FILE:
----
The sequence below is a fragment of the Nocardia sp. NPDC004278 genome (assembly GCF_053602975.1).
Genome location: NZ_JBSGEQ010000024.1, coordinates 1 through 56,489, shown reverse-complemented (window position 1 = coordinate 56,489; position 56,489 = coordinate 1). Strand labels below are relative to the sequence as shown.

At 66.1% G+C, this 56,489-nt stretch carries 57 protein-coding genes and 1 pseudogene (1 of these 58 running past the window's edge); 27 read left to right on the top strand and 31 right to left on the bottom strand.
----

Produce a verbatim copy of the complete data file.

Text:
The sequence below is a fragment of the Nocardia sp. NPDC004278 genome (assembly GCF_053602975.1).
Genome location: NZ_JBSGEQ010000024.1, coordinates 1 through 56,489, shown reverse-complemented (window position 1 = coordinate 56,489; position 56,489 = coordinate 1). Strand labels below are relative to the sequence as shown.

At 66.1% G+C, this 56,489-nt stretch carries 57 protein-coding genes and 1 pseudogene (1 of these 58 running past the window's edge); 27 read left to right on the top strand and 31 right to left on the bottom strand.